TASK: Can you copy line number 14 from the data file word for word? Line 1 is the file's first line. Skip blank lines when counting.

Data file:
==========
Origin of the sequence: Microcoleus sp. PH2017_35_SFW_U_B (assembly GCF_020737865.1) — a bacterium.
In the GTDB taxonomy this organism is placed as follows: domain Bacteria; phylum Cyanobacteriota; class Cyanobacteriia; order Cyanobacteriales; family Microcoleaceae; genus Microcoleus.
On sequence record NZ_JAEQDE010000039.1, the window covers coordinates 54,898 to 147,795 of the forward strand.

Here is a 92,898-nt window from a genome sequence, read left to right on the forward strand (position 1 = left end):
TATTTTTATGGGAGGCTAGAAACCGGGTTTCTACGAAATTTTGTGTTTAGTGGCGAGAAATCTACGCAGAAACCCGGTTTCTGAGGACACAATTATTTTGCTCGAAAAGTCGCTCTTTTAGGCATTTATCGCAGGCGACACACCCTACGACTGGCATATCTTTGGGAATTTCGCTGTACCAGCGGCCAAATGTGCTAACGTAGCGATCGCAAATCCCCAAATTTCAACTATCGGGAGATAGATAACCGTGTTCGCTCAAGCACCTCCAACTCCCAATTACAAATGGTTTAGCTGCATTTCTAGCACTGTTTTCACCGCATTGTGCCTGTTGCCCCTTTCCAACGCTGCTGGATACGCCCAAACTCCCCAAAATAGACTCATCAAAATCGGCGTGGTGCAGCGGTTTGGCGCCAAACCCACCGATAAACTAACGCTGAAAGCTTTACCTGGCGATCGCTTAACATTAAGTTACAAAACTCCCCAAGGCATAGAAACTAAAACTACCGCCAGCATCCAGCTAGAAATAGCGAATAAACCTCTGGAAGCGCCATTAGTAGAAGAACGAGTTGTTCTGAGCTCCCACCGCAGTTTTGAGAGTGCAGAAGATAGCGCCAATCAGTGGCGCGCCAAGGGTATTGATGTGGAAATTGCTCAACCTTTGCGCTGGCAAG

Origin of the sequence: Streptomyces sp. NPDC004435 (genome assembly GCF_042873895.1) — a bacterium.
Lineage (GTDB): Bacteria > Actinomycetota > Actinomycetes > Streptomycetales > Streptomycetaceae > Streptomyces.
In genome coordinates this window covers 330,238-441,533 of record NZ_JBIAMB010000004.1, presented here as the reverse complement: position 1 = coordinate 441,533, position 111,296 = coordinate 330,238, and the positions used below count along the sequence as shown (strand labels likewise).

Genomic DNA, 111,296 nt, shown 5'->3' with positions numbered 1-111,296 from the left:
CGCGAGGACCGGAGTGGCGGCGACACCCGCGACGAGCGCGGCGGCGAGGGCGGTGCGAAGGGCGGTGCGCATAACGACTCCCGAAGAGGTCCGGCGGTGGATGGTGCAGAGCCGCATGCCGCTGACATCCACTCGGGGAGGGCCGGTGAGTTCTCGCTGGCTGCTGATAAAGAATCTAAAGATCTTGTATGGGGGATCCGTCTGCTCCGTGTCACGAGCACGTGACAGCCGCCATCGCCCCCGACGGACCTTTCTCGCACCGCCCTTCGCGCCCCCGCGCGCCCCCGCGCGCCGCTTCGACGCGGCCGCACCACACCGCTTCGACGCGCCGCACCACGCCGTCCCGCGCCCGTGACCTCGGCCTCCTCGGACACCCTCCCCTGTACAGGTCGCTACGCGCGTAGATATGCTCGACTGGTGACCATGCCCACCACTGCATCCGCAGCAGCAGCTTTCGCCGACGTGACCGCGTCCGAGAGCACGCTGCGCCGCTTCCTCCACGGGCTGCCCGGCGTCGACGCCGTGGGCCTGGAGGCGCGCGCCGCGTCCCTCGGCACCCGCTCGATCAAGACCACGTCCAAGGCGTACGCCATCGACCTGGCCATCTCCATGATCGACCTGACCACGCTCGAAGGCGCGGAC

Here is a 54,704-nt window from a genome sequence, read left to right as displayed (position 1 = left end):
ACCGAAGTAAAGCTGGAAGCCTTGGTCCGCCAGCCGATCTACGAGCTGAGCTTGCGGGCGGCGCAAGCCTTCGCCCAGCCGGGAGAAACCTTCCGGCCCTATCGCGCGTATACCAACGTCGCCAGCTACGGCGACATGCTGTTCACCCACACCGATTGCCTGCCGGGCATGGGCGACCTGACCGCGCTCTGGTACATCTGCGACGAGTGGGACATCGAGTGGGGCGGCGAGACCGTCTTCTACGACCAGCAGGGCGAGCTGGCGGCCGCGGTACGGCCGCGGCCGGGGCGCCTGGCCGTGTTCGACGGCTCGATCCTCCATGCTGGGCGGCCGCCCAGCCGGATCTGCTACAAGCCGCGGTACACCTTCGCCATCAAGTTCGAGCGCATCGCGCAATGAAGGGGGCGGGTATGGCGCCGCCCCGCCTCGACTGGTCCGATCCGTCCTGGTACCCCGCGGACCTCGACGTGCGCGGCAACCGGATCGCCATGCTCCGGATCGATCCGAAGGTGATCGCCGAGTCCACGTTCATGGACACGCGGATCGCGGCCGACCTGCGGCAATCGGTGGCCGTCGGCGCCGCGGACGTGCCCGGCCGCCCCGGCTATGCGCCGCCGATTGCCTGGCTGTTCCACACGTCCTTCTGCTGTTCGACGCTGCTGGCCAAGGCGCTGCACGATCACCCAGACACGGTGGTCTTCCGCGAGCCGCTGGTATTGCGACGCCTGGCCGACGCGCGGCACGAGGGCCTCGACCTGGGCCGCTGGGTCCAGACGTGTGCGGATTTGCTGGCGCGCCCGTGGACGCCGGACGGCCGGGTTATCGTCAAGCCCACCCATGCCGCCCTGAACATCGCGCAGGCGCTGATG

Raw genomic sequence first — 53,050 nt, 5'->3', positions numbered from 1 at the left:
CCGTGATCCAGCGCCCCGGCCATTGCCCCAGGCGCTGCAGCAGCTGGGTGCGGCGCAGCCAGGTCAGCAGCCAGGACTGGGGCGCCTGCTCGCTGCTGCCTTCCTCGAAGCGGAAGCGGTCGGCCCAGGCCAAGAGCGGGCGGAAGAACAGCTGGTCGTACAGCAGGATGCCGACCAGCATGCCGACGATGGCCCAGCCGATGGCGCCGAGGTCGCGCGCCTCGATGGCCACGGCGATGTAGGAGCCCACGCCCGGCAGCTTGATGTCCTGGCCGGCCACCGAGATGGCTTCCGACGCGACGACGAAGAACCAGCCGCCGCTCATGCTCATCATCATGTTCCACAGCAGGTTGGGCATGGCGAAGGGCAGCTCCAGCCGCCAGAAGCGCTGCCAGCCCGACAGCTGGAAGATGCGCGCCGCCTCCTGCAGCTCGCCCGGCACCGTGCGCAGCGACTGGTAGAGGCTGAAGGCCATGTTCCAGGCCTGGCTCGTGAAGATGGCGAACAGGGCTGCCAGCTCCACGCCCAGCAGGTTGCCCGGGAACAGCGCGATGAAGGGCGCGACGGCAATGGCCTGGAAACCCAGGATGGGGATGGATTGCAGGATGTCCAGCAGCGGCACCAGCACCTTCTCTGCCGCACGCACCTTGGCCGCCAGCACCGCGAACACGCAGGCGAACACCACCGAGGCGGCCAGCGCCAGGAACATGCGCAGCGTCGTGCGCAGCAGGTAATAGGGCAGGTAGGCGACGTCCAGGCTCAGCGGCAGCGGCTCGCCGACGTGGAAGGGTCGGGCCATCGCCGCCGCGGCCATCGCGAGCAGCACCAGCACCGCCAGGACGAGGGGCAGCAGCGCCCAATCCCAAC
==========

CCGTGATCCAGCGCCCCGGCCATTGCCCCAGGCGCTGCAGCAGCTGGGTGCGGCGCAGCCAGGTCAGCAGCCAGGACTGGGGCGCCTGCTCGCTGCTGCCTTCCTCGAAGCGGAAGCGGTCGGCCCAGGCCAAGAGCGGGCGGAAGAACAGCTGGTCGTACAGCAGGATGCCGACCAGCATGCCGACGATGGCCCAGCCGATGGCGCCGAGGTCGCGCGCCTCGATGGCCACGGCGATGTAGGAGCCCACGCCCGGCAGCTTGATGTCCTGGCCGGCCACCGAGATGGCTTCCGACGCGACGACGAAGAACCAGCCGCCGCTCATGCTCATCATCATGTTCCACAGCAGGTTGGGCATGGCGAAGGGCAGCTCCAGCCGCCAGAAGCGCTGCCAGCCCGACAGCTGGAAGATGCGCGCCGCCTCCTGCAGCTCGCCCGGCACCGTGCGCAGCGACTGGTAGAGGCTGAAGGCCATGTTCCAGGCCTGGCTCGTGAAGATGGCGAACAGGGCTGCCAGCTCCACGCCCAGCAGGTTGCCCGGGAACAGCGCGATGAAGGGCGCGACGGCAATGGCCTGGAAACCCAGGATGGGGATGGATTGCAGGATGTCCAGCAGCGGCACCAGCACCTTCTCTGCCGCACGCACCTTGGCCGCCAGCACCGCGAACACGCAGGCGAACACCACCGAGGCGGCCAGCGCCAGGAACATGCGCAGCGTCGTGCGCAGCAGGTAATAGGGCAGGTAGGCGACGTCCAGGCTCAGCGGCAGCGGCTCGCCGACGTGGAAGGGTCGGGCCATCGCCGCCGCGGCCATCGCGAGCAGCACCAGCACCGCCAGGACGAGGGGCAGCAGCGCCCAATCCCAAC